In the record of man's original creation, constitution, and position in the world, we have seen that he was not immortal, but simply endowed with life, and with the means of prolonging it everlastingly, placed within his reach, on certain specified conditions; that he was, in short, a candidate for immortality. In this candidature he failed he lost the prize, and was banished from his state of primeval innocence and bliss under the doom of impending death. Such being the case, his offspring cannot be possessed of immortality by natural constitution. "Dust thou art, and unto dust shalt thou return, " was the fate appointed by God for the fallen father of our race —a fate which has descended to his children; for though to some the term of life may be comparatively prolonged, sooner or later the same result comes alike to all. "All are of the dust, all turn to dust again. " "The dust shall return to the earth, as it was, and the spirit (or breath of life) unto God who gave it." —Eccl. 3:20, 12:7. "Man dieth and wasteth away; yea, man giveth up the ghost, and where is he! As the waters fail from the sea, and the flood decayeth and drieth up; so man lieth down, and riseth not; till the heavens be no more, they shall not awake, nor be raised out of their sleep."—Job 14:10—12. "Put not your trust in princes, nor in the son of man, in whom there is no help. His breath goeth forth, he returneth to his earth; in that very day his thoughts perish." —Psalm 146:3-4.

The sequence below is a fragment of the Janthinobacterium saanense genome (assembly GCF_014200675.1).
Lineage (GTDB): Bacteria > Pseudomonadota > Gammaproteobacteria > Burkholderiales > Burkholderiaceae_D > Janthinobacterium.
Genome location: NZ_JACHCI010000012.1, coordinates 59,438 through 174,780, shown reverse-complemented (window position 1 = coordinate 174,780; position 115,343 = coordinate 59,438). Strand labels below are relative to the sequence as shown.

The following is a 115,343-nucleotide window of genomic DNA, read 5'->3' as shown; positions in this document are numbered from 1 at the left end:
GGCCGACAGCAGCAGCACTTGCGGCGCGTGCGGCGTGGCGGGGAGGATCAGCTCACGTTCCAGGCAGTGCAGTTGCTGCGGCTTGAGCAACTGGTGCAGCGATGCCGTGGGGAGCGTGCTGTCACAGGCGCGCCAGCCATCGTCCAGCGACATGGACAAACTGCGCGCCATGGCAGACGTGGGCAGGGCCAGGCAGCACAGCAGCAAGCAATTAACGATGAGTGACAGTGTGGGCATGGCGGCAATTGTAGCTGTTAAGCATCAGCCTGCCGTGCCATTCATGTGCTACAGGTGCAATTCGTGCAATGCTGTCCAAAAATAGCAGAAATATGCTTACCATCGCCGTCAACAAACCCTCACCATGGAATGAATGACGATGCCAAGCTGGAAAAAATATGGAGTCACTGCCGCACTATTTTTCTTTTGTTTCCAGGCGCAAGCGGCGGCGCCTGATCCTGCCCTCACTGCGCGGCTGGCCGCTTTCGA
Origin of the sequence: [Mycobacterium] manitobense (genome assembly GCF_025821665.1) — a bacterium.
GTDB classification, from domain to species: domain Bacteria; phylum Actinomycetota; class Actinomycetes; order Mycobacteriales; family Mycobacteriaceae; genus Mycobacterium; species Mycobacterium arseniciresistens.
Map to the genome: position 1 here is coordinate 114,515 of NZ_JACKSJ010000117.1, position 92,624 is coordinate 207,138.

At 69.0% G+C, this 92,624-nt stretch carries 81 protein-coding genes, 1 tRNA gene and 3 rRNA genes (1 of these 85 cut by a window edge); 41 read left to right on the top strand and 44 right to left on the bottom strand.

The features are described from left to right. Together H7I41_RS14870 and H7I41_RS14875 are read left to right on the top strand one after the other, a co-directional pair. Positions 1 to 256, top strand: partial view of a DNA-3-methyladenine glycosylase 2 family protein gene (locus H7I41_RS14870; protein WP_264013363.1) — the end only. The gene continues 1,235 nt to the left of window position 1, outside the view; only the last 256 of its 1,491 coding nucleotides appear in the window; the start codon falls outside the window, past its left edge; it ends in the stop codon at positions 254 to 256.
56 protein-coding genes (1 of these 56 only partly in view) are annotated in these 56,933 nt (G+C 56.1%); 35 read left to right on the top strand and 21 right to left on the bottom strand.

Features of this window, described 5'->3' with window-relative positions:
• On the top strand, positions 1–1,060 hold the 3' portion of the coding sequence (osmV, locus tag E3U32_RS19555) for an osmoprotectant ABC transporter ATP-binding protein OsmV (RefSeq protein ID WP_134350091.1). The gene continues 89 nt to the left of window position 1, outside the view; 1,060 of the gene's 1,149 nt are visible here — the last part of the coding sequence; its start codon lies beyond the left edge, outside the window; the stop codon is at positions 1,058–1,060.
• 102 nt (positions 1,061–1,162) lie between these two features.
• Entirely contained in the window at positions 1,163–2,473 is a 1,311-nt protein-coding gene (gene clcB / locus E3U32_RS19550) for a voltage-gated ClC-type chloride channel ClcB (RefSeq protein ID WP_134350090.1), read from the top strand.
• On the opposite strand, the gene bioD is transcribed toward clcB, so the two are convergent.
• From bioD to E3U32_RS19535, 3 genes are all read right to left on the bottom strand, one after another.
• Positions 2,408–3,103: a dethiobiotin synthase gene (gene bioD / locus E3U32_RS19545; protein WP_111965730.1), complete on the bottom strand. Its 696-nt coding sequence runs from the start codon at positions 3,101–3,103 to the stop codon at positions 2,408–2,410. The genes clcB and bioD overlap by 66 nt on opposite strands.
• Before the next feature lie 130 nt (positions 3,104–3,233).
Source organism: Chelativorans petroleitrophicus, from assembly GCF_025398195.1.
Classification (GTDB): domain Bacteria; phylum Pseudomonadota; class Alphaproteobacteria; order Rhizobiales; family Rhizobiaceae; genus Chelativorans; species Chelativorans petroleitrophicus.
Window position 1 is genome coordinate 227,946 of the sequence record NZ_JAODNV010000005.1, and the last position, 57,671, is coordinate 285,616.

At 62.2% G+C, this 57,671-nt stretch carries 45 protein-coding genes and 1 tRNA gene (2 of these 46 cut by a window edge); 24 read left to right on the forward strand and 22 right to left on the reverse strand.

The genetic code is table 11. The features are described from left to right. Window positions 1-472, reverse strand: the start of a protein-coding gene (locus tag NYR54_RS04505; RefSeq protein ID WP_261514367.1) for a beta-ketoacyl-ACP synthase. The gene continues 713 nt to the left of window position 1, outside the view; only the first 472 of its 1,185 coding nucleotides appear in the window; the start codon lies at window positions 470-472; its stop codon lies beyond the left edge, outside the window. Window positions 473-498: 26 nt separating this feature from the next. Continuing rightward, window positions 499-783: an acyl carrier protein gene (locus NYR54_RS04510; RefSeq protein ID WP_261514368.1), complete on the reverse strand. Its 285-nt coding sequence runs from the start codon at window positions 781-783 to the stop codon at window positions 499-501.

Not only is mankind without immortality by nature; but also, in consequence of personal transgression, under sentence of death; for " The wages of sin is death."—Rom:6:23. "The soul that sinneth, it shall die."—Ezek. 18:4. That the death which is the wages of sin is real death, and not eternal life in misery, we shall afterwards have occasion to demonstrate; but we hasten to a happier side of the picture —